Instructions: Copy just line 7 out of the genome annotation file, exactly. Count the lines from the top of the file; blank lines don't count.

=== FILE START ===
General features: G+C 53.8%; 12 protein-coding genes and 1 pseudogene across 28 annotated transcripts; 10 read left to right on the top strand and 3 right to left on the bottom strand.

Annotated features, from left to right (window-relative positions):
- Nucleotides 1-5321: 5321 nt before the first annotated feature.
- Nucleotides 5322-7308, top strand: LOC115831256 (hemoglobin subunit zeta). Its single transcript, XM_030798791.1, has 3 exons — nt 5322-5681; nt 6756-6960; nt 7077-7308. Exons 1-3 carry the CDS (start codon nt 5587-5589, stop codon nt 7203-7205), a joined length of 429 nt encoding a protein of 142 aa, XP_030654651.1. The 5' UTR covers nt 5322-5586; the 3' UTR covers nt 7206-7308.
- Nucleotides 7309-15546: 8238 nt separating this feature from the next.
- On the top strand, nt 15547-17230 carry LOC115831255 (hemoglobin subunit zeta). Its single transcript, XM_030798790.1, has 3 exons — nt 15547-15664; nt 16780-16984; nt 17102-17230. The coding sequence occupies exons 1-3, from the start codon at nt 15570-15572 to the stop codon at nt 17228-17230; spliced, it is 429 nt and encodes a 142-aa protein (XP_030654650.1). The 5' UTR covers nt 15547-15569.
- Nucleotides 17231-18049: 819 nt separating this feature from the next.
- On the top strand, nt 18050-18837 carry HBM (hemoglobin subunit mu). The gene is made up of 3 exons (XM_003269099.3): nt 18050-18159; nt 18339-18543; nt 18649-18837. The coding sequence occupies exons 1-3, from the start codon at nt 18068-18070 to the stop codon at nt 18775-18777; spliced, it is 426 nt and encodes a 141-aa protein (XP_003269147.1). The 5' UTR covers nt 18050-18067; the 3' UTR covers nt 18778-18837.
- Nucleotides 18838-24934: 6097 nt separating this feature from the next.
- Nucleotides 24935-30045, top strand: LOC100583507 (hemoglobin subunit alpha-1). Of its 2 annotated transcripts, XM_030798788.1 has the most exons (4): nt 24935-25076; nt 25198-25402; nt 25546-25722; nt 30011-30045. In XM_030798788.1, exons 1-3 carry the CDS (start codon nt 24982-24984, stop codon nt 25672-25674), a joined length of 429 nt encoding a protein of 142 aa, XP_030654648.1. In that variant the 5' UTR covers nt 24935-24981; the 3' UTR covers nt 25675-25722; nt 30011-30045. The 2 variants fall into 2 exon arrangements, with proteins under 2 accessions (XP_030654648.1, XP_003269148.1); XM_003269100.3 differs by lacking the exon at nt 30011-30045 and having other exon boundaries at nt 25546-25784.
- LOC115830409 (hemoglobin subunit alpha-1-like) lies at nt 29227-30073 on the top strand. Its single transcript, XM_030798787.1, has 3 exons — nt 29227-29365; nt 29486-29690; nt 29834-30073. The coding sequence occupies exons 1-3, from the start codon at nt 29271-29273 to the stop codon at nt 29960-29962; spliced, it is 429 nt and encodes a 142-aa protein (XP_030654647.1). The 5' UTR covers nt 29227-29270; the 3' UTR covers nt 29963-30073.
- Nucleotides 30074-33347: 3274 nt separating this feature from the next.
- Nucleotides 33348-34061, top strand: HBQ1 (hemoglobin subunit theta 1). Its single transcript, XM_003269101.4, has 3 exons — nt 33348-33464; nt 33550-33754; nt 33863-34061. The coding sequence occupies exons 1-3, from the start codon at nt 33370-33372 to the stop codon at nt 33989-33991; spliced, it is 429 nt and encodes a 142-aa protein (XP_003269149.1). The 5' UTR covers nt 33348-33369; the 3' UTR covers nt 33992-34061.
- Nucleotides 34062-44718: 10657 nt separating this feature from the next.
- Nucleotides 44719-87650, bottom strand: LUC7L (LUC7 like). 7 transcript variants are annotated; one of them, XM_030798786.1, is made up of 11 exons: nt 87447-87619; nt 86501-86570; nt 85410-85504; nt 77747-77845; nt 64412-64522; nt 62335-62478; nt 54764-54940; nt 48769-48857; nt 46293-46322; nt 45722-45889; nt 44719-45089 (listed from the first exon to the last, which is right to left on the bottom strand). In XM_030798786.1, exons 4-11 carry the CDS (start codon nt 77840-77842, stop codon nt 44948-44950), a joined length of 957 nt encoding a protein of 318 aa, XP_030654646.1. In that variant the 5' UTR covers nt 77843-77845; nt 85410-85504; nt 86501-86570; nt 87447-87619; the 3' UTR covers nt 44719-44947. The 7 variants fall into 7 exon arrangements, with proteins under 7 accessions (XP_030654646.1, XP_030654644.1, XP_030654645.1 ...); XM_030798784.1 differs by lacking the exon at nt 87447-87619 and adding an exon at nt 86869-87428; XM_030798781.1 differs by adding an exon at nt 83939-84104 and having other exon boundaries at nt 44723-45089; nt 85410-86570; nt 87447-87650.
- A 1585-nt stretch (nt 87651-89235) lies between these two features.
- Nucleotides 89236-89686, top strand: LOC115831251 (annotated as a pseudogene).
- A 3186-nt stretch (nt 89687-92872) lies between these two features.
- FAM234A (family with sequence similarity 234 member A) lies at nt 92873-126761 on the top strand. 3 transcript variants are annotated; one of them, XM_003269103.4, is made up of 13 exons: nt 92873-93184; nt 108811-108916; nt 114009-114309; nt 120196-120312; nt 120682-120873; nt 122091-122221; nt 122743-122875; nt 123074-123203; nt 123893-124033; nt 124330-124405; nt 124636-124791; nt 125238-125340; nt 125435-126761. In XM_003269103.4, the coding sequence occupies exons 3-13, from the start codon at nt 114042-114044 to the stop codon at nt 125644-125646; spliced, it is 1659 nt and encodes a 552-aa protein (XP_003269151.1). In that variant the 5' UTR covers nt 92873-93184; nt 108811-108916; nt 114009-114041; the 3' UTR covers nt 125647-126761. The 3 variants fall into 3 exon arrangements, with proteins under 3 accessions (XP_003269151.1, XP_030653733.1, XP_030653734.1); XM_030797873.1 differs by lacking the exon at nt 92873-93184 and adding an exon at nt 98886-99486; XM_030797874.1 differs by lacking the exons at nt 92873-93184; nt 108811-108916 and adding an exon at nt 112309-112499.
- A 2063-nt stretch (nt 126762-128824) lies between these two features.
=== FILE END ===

- Nucleotides 17231-18049: 819 nt separating this feature from the next.